POSTED: Friday, February 28, 2014 - 4:05pm
UPDATED: Tuesday, April 1, 2014 - 9:35am
(El Paso) KTSM — Hurricanes are another deadly Natural Disaster we can not shield our selves from.
It also happens to be another topic discussed in my Natural Disaster class.
Even though we don't see hurricanes sweep through the borderland, we do see its effects pour down us. That's why we saw a heavy rain season in October here in El Paso.
But this past year we didn't see such an active hurricane season.
Before we get started on discussing whether 2014 hurricane season is shaping up to be another quiet one, lets review when and how hurricanes are formed.
We all know Hurricane season ends around October and it starts as early as June.
Hurricanes are basically a big ball of energy.
The ocean releases all the latent heat it builds up from the sun and spits it out in the form of Hurricanes.
Hurricanes can only form in warm water, that is why they form in the Atlantic ocean, and usually come off from the coast in West Africa.
Once they start moving toward the Caribbean, they build up force and can become very deadly.
The reason we see hurricanes mainly toward the end of the season is because as the ocean bakes in the sun, it builds up heat all through the summer, and once it can't hold any more heat, it releases it as a hurricane usually by October.
The biggest threat to hurricanes are dry and cold air. If there are strong winds above the ocean, a hurricane can not form.
This also goes for when it makes landfall. If there is a cold front tracking close the the coast, the cold air will definitely weaken the storm.
Remember Hurricane Katrina in 2005? It may not have been the most deadliest hurricane, but it certainly was the one of the costliest.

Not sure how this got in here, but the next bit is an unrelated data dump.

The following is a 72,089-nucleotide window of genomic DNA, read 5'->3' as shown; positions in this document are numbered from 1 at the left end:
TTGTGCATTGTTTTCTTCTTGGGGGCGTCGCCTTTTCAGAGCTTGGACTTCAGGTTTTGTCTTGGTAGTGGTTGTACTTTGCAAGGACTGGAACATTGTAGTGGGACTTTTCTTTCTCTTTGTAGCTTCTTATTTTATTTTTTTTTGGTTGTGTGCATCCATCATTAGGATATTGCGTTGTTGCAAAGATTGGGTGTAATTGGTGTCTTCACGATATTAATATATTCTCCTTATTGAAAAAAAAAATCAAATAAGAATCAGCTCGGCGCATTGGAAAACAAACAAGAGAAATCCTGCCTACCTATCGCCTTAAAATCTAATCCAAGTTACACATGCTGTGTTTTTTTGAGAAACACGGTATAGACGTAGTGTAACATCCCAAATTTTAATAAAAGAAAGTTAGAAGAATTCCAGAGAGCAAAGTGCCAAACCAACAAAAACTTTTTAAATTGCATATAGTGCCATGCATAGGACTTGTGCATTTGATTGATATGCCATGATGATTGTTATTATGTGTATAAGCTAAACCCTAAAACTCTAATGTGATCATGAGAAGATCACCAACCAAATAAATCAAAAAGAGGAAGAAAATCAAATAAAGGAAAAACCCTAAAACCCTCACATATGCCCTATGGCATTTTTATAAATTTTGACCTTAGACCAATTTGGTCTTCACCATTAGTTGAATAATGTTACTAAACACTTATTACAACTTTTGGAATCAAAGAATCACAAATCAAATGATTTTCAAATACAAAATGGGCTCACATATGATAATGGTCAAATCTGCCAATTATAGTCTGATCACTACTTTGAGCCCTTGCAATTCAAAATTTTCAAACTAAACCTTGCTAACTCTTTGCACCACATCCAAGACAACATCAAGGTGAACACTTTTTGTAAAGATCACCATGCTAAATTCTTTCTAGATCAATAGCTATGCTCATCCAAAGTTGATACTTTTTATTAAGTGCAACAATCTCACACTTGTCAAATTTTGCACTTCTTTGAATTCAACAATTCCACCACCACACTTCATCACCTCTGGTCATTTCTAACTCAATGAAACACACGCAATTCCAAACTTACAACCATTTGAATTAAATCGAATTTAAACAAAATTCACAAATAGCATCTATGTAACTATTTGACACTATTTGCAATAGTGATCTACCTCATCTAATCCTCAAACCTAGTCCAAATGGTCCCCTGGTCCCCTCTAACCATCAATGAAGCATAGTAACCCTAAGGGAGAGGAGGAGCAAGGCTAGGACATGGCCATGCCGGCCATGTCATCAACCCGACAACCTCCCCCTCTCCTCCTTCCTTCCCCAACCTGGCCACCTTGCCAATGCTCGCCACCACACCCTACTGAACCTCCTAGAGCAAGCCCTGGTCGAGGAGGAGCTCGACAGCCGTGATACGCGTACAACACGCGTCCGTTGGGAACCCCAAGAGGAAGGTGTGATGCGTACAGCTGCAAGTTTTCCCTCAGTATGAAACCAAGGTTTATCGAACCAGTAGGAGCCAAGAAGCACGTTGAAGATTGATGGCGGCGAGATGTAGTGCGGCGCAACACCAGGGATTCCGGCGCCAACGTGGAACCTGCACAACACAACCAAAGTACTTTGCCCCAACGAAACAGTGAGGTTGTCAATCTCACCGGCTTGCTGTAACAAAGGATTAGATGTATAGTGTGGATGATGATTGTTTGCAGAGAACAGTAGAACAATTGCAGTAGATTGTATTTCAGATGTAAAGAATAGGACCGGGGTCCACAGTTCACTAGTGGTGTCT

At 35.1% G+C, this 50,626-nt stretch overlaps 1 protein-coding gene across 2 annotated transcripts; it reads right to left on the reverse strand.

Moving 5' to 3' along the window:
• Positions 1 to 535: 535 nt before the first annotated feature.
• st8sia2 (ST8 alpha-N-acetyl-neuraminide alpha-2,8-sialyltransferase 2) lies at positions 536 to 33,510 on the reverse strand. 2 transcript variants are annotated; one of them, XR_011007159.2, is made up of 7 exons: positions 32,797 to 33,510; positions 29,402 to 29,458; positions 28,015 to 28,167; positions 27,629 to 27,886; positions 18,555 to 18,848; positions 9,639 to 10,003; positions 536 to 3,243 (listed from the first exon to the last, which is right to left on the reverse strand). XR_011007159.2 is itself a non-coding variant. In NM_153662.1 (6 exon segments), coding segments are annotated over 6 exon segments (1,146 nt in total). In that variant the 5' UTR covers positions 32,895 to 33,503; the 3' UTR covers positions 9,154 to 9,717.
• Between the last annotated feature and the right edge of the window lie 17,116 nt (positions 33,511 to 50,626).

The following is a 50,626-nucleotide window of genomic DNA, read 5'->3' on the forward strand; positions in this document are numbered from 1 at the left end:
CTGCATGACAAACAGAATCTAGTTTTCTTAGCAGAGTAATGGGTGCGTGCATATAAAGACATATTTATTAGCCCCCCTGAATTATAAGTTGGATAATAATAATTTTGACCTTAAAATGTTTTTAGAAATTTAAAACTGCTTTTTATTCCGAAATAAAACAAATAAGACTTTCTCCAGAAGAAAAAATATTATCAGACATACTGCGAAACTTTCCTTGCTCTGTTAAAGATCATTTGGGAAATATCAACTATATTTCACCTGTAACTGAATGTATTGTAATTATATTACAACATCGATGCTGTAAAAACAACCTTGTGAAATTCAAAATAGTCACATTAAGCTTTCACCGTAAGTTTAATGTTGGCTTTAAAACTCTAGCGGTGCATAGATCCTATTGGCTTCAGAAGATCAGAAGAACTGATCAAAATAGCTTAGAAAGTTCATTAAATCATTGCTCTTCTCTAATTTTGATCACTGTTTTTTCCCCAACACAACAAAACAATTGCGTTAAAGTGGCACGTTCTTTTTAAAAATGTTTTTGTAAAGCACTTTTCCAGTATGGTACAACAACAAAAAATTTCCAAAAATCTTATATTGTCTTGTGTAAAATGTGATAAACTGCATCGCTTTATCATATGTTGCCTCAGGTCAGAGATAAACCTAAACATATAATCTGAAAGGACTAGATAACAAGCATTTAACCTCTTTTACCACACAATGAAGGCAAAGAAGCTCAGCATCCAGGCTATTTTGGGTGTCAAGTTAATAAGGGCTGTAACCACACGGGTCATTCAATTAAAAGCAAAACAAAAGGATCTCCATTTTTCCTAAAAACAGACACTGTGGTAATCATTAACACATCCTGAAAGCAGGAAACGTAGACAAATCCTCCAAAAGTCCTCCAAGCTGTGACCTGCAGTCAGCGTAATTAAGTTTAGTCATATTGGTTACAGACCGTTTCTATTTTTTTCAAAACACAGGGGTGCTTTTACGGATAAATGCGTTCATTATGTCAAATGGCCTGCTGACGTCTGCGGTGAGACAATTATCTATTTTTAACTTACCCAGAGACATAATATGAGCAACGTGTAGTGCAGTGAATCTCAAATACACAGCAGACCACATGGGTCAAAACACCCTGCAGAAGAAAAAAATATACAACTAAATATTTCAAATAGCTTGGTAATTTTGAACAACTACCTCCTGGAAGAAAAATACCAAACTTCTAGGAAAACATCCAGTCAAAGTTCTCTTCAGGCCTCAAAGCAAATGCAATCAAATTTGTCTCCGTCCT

It started off far in the Atlantic and began moving toward North America. There were no strong winds at that time, a perfect recipe for the birth of this storm.
It wasn't as intense at first, and as it approached Florida, it began building up power.
The biggest nightmare for meteorologists at the time was that Katrina would cross Florida and build up power in the Gulf of Mexico.
And that's exactly what happened.
It began losing power once it crossed Florida, but the minute the hurricane landed in the warm waters of the Gulf of Mexico, it gained force and became a category 5.
Once it it made landfall in Mississippi and Louisiana, it turned to a category 3 with winds of a category 5. At that time there weren't any storm systems to weaken Katrina or to stop it from spreading any further, and that's what caused so much damage.
This past hurricane season wasn't as intense.
The total of 13 named storms was one more than the 30-year average of 12 named storms.
Last year, the equatorial Pacific was in a neutral state, neither El Niño, or its opposite, La Niña, was in play.
Increased wind during stronger El Niño events tends to suppress tropical cyclone development.
So are we expecting a La Nina or El Nino this year?
According to Meteorologist for Weather Underground, Tyler Standfield, at this point, it looks like there will be an increase in EL Nino events which means those winds will build up over the ocean decreasing the chance for major hurricanes to develop during the season and decrease the chance for a hurricane landfall.
This doesn't mean we are in the clear. Just because not many hurricanes are being forecasted this season doesn't mean we are in for a "good hurricane season." It only takes one major hurricane to make landfall to turn a "good" season into a "bad" one.
According to Stanfield's blog, these are his forecasted numbers of hurricanes this season.
"For the upcoming season I foresee nine to twelve named storms, three to six hurricanes, and zero to two major hurricanes. My targeted numbers are ten named storms, three hurricanes, and 1 major hurricane.
9-12 Named Storms (10 Named Storms)
3-6 Hurricanes (3 Hurricanes)
0-2 Major Hurricanes (1 Major Hurricane)"
For more on his blog: http://www.wunderground.com/blog/TylerStanfield/show.html